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The Second International
Second International
(1889–1916), the original Socialist International, was an organization of socialist and labour parties formed in Paris
Paris
on July 14, 1889. At the Paris
Paris
meeting delegations from 20 countries participated.[1] It continued the work of the dissolved First International, though excluding the still-powerful anarcho-syndicalist movement and unions, and existed until 1916.

Contents

1 History

1.1 Latin America 1.2 The exclusion of anarchists

2 Congresses and Conferences of the Second International 3 Related international gatherings 4 See also 5 Footnotes 6 External links

History[edit] Among the Second International's famous actions were its 1889 declaration of May 1, May Day, as International Workers' Day
International Workers' Day
and its 1910 declaration of the International Women's Day, first celebrated on March 19 and then on March 8 after the main day of the women's marches in 1917 during the Russian Revolution. It initiated the international campaign for the 8-hour working day.[2] The International's permanent executive and information body was the International Socialist Bureau (ISB), based in Brussels
Brussels
and formed after the International's Paris
Paris
Congress of 1900. Emile Vandervelde and Camille Huysmans
Camille Huysmans
of the Belgian Labour Party
Belgian Labour Party
were its chair and secretary. Vladimir Ilyich Lenin
Vladimir Ilyich Lenin
was a member from 1905. The Second International
Second International
dissolved in 1916 during World War I, because the separate national parties that composed the international did not maintain a unified front against the war, instead generally supporting their respective nations' role. French Section of the Workers' International (SFIO) leader Jean Jaurès's assassination, a few days before the beginning of the war, symbolized the failure of the antimilitarist doctrine of the Second International. In 1915, at the Zimmerwald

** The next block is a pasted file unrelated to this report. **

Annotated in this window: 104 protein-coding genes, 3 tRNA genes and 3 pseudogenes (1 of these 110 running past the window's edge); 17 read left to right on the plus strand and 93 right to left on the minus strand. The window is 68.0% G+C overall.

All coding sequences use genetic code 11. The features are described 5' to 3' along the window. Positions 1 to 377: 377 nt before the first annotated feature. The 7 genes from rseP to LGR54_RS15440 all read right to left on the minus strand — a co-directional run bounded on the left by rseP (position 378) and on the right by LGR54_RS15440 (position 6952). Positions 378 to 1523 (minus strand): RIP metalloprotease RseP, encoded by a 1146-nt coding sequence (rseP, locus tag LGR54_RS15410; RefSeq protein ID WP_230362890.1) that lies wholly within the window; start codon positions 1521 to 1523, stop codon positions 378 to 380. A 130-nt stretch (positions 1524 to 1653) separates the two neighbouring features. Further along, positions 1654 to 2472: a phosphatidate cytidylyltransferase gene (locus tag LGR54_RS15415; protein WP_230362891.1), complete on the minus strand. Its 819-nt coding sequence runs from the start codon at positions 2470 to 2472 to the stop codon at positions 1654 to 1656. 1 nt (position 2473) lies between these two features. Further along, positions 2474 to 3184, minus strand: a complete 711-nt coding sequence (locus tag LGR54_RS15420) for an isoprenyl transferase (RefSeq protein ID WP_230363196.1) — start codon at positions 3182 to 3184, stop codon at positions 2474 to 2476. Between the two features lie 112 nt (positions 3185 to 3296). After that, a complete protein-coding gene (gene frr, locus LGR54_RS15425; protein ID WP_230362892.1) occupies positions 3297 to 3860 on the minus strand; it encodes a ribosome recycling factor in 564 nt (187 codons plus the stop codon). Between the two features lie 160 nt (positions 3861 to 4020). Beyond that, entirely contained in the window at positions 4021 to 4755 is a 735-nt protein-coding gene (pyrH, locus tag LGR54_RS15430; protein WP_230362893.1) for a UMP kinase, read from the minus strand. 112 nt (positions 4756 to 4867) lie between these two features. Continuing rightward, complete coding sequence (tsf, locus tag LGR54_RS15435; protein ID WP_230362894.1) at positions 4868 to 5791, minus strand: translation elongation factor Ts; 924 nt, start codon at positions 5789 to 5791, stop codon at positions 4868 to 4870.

Zimmerwald
Conference, anti-war socialists attempted to maintain international unity against the social patriotism of the social democratic leaders. In 1920, the defunct Second International
Second International
was reorganized. However, some European socialist parties refused to join the reorganized international, and decided instead to form the International Working Union of Socialist Parties (IWUSP) ("Second and a half International" or "Two-and-a-half International"), heavily influenced by Austromarxism. In 1923, IWUSP and the Second International
Second International
merged to form the social democratic Labour and Socialist International. This international continued to exist until 1940. After World War II, a new Socialist International
Socialist International
was formed to continue the policies of the Labour and Socialist International, and it continues to this day. Another successor was the Third International
Third International
organized in 1919 under the soon-to-be Communist Party of the Soviet
Soviet
Union. It was officially called the Communist International
Communist International
(Comintern) and lasted until 1943 when it was dissolved by then Soviet
Soviet
leader Joseph Stalin. Latin America[edit] In Latin America, the International had two affiliates; the Socialist Party of Argentina and the Socialist Party
Socialist Party
of Uruguay.[3] The exclusion of anarchists[edit] Anarchists tended to be excluded from the Second International, nevertheless "anarchism had in fact dominated the London
London
Congress of the Second International".[4] This exclusion received the criticism from anti-authoritarian socialists present at the meetings.[5] It has been argued that at some point the Second International
Second International
turned "into a battleground over the issue of libertarian versus authoritarian socialism. Not only did they effectively present themselves as champions of minority rights; they also provoked the German Marxists into demonstrating a dictatorial intolerance which was a factor in preventing the British labor movement from following the Marxist direction indicated by such leaders as H. M. Hyndman".[6] Congresses and Conferences of the Second International[edit]

Source: Julius Braunthal, History of the International: Volume 3, 1943-1968. London: Victor Gollancz, 1980; pg. 562.

Event Location Date Notes

First Congress Paris 14–19 July 1889

Second Congress Brussels 3–7 August 1891

Third Congress Zurich 9–13 August 1893

Fourth Congress London 26–31 July 1896

Fifth Congress Paris 23–27 September 1900